EWI has taken initiative by negotiating alternate remedial actions on behalf of the client to MDNR and EPA resulting in the treatment of approximately 2,500 yd3 of TCE-impacted soil via chemical blending with pounds of potassium permanganate. Blending activities were performed by EWI personnel and equipment from approximately 6 feet below land surface (ft bls) to the top of bedrock (~20 ft bls) and in close proximity to several groundwater monitoring wells. Negotiations are currently ongoing with regard to the treatment of additional TCE-impacted soil located beneath a main street and several utilities adjacent to the site.

EWI has provided technical documentation supporting alternate cleanup standards and / or alternate remedial action and implemented solutions, while continuing to maintain compliance with strict state and federal regulations and project performance criteria.

CASE STUDY:

Chlorinated solvents were detected in an industrial well open to a regional drinking water aquifer, located at a former dry-cleaning facility.

A downhole video survey indicated that groundwater contamination was likely a result of impact within a shallower hydrogeologic zone. To investigate the extent and source of the compounds, innovative characterization activities were performed within shallow unconsolidated materials and shallow bedrock, which contains a cave, solution conduits, and various fracture features below the water table.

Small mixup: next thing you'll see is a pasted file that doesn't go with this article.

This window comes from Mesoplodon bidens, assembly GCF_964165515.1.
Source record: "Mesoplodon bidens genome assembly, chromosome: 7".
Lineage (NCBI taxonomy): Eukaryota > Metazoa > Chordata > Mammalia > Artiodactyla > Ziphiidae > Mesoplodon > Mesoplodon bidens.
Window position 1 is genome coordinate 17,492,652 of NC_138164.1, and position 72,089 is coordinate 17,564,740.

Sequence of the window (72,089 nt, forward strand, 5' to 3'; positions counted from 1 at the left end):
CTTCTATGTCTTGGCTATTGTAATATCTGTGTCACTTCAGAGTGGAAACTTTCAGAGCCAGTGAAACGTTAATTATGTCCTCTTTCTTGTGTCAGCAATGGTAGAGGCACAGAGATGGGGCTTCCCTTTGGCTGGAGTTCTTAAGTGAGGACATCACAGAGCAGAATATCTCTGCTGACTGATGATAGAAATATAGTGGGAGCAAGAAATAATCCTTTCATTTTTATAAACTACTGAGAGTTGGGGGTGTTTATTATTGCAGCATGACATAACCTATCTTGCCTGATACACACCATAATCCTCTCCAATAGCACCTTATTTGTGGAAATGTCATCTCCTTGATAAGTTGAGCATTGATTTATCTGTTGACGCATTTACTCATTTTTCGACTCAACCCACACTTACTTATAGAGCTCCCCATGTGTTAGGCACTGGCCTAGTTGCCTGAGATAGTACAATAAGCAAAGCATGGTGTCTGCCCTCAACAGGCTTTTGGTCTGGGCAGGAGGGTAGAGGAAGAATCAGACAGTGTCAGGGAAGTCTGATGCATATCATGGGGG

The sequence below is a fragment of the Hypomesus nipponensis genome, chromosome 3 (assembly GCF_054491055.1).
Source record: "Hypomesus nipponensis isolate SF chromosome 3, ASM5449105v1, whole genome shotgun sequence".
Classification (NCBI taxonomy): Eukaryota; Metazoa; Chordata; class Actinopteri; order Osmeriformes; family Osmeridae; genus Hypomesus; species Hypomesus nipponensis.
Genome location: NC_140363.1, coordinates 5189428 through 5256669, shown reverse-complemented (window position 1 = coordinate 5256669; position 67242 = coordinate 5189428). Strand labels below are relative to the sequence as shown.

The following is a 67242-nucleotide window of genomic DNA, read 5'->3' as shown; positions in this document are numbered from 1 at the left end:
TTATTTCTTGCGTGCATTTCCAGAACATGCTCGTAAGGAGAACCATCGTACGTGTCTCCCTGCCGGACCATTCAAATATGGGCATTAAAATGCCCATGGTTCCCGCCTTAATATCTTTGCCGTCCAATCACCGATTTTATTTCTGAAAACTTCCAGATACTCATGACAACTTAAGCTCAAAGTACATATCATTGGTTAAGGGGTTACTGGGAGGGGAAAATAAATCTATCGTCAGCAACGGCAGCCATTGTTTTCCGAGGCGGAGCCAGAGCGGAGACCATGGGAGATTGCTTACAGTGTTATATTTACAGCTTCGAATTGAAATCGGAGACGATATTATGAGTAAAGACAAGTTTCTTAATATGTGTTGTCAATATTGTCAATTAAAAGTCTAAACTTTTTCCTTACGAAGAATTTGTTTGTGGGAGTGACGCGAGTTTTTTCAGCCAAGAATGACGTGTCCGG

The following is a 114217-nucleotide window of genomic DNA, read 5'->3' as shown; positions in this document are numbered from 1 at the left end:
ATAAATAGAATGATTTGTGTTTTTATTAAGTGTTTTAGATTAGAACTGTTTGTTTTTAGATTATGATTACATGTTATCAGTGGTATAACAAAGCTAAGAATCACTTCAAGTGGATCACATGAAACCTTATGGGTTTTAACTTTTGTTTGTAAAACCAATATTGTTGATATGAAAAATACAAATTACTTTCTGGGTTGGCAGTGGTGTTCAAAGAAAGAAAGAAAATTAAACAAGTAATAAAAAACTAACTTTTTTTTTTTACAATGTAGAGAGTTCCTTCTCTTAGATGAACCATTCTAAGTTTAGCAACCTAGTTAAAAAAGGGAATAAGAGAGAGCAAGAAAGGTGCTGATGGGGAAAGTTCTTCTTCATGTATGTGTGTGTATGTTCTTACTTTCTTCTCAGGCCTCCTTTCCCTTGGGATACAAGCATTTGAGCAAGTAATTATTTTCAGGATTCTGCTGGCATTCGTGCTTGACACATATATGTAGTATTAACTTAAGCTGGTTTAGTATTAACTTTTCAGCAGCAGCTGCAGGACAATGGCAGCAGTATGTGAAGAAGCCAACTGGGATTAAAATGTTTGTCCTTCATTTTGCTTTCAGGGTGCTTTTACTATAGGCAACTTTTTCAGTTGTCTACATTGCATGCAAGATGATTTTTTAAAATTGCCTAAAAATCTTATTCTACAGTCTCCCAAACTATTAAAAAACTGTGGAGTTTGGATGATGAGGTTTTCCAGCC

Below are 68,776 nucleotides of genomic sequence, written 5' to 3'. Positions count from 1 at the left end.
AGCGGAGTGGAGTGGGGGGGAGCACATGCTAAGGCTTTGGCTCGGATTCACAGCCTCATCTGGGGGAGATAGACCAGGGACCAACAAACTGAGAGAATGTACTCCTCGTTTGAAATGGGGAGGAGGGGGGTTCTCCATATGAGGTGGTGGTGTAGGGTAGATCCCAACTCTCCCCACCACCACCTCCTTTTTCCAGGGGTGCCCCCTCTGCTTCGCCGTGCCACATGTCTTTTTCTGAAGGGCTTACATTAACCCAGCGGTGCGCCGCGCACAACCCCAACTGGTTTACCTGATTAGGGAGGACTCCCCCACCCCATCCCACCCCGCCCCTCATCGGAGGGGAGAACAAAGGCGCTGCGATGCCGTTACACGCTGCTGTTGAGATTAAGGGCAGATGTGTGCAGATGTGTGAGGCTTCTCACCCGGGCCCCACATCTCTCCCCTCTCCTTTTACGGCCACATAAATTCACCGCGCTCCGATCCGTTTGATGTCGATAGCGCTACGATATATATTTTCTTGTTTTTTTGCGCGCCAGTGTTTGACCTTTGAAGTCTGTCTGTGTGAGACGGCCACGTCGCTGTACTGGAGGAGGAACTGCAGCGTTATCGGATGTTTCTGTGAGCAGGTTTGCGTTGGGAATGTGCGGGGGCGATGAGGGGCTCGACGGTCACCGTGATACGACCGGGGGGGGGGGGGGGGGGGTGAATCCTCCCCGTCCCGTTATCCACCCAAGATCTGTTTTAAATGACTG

Characterization activities performed include the following:

  • Completion of passive soil gas survey, including 44 monitoring points over an approximately 75,000 ft2 area
  • Advancement of 19 borings and 7 temporary monitoring wells, targeted to areas of solvent impact as indicated by the soil gas survey
  • Completion of a specialized geophysical resistivity survey to identify potential areas of impact, preferential migration pathways, fracture zones, and/or important lithologic features
  • Installation of 8 shallow bedrock monitoring wells by sonic drilling to evaluate anomalies identified by the geophysical survey and the dissolved-phase plume at the site
  • Downhole videography to evaluate karst features

Due to the high profile nature of the site (high-traffic public park), the activities outlined above were completed within an aggressive six-month period that required meticulous care for minimal damage to park grounds. Data collected from characterization activities were utilized to develop an initial site conceptual model as part of the Missouri Risk Based Corrective Action (MRBCA) process.

EWI personnel and equipment were utilized to perform soil gas survey, install borings and temporary wells, and downhole videography. EWI geologists and scientists worked with the geophysical survey subcontractor in evaluating geophysical results and determining appropriate bedrock monitoring well locations, and performed sonic drilling oversight and detailed logging of continuous core samples.

Planned activities for this ongoing project include closure of the industrial well, modification of a monitoring well intersecting a large cave, installation of additional bedrock monitoring wells, sampling, and dye tracing studies.